Suspect arrested for hit-and-run death of man on Woodward Ave in Birmingham in August

Steven Fowlow was arrested for the hit-and-run death of a man in Birmingham in August of 2020.

Police in Birmingham said a suspect has been arrested for the hit-and-run death of a homeless man who was killed in August of 2020.

According to police, Steven Fowlow, 52, was arrested after a 10-month-long investigation into the death of Wesley Stamps on Aug. 8, 2020. Stamps was killed early that morning while walking along Woodward in Birmingham around 2 a.m. 

Police told FOX 2 in August that after Stamps was hit, the driver stopped for about 20 seconds but then left him to die in the road. Police said Stamps was crossing Woodward and not using a crosswalk when he was hit. 

Investigators learned the make, model, and year of the car involved based on parts at the scene and surveillance video. They told FOX 2 it was a Chevrolet Traverse.

In a press release from police, investigators were able to find the car and Fowlow. Police said he had put the vehicle in the back of his property in Davisburg and was trying to repair it himself. He told police he believed he hit a deer that night while driving north on Woodward.

Fowlow was arraigned on charges on May 6 in Oakland County for failure to stop at the scene of a fatal accident. He was given a $10,000 cash/surety bond/10%.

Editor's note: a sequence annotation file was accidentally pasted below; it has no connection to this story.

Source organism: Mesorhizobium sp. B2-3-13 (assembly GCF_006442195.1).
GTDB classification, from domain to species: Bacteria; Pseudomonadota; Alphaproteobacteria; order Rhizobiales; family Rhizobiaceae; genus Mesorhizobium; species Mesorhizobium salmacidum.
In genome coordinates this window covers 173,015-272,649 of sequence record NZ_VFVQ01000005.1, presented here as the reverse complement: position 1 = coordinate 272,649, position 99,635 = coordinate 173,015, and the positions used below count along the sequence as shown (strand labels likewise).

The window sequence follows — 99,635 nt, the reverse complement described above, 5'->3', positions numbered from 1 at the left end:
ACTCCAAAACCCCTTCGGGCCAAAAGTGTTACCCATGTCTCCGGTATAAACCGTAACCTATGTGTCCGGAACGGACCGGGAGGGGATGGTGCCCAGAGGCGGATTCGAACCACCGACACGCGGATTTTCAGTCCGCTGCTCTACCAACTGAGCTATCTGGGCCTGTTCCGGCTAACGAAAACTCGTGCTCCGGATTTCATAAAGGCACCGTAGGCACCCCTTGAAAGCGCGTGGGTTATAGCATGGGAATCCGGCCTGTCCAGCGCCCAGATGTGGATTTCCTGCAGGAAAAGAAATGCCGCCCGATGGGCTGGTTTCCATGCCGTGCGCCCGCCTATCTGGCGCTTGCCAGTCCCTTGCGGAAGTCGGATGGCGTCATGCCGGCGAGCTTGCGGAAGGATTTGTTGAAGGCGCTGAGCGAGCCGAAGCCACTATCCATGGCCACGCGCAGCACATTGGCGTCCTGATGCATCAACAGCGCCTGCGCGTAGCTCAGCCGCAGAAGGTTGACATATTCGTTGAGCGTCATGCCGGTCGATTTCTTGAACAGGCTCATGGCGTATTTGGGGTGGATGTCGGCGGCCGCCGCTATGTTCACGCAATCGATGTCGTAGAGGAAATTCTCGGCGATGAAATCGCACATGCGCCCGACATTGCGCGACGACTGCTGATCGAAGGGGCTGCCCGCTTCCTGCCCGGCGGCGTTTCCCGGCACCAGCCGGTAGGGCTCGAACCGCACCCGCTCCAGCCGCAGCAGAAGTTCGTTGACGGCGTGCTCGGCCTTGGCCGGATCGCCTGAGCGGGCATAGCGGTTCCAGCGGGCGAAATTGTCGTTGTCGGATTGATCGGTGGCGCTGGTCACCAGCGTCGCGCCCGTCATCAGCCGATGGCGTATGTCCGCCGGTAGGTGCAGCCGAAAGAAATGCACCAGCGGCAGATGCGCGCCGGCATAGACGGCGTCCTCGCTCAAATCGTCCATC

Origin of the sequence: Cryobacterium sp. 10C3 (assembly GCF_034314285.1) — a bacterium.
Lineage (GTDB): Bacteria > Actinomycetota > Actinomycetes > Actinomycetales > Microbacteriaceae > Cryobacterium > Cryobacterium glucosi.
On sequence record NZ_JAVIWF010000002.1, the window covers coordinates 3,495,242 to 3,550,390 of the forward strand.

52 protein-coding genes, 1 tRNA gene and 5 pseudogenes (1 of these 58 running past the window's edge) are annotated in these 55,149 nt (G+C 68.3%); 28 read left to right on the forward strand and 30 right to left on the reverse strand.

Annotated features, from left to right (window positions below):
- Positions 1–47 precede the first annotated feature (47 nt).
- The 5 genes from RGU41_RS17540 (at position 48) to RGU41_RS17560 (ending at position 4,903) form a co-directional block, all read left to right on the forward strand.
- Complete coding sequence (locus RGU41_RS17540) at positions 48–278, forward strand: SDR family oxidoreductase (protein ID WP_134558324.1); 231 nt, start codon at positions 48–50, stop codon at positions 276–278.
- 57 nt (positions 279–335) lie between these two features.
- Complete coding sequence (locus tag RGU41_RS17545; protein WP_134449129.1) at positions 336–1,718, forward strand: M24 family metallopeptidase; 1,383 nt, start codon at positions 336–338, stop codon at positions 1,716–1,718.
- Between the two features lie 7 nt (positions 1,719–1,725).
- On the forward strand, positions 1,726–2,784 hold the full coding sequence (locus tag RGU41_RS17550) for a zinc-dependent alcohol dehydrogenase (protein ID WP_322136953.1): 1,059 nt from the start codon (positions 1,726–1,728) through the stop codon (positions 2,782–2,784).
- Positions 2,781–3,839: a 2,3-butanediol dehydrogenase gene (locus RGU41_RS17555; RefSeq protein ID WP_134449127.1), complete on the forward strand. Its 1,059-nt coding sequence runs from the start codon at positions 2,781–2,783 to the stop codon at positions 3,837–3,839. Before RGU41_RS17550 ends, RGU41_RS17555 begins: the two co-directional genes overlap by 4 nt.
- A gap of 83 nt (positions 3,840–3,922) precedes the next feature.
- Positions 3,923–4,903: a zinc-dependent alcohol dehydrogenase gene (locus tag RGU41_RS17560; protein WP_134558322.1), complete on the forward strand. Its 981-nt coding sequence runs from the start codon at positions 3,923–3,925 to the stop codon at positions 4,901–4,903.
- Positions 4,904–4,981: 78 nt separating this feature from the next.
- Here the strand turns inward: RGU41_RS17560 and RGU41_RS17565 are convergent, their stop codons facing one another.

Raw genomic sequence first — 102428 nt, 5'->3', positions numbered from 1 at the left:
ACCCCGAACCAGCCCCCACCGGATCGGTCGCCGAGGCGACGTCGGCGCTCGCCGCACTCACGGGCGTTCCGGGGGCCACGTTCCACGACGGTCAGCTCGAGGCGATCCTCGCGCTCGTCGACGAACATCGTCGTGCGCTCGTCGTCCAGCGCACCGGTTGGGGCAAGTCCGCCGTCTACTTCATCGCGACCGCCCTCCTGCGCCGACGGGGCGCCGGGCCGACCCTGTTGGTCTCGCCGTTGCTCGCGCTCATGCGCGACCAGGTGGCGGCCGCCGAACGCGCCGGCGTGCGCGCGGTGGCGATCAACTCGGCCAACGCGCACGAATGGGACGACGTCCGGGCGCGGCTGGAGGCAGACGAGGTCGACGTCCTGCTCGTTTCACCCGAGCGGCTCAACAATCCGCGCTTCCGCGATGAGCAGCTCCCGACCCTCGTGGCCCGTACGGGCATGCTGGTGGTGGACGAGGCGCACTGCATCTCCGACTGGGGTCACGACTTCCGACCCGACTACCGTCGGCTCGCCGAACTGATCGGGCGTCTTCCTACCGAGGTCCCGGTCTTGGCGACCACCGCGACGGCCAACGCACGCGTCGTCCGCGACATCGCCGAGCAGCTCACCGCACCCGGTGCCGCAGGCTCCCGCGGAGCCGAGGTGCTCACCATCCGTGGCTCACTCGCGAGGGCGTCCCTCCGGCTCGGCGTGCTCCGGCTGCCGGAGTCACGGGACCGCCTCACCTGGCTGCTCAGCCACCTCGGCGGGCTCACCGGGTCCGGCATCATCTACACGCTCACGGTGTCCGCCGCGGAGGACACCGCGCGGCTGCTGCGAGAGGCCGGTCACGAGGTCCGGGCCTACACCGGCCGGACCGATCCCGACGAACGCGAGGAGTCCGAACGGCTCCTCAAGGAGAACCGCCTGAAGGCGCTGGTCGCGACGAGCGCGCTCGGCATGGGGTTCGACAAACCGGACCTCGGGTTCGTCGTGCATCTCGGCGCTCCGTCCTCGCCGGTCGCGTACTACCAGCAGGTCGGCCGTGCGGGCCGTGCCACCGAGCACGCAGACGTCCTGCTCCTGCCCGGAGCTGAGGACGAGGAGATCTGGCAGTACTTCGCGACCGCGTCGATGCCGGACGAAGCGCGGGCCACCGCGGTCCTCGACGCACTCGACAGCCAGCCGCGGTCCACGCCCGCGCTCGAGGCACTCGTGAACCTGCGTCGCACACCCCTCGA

Who was Wesley Stamps?

Wesley Stamps, known to many in Birmingham as Kurt, was killed in August 2020 by a hit-and-run driver. That driver was arrested and charged on May 6, 2021.

Wesley Stamps had been well-known to the manager of Beyond Juice in Birmingham but not my his legal name. Mario Soto told FOX 2 that they had seen Stamps for 15 years in the store but knew him as Kurt, not Wesley.

"He was in our store like almost 5 days out of the week. I pretty much know or have seen Kurt around, for many years," Soto said.

According to Soto, he and others in the area did what they could to keep him fed and warm during the winter. 

"He is pretty much a part of the community we don't see him as he's homeless we just see him as another person," he said.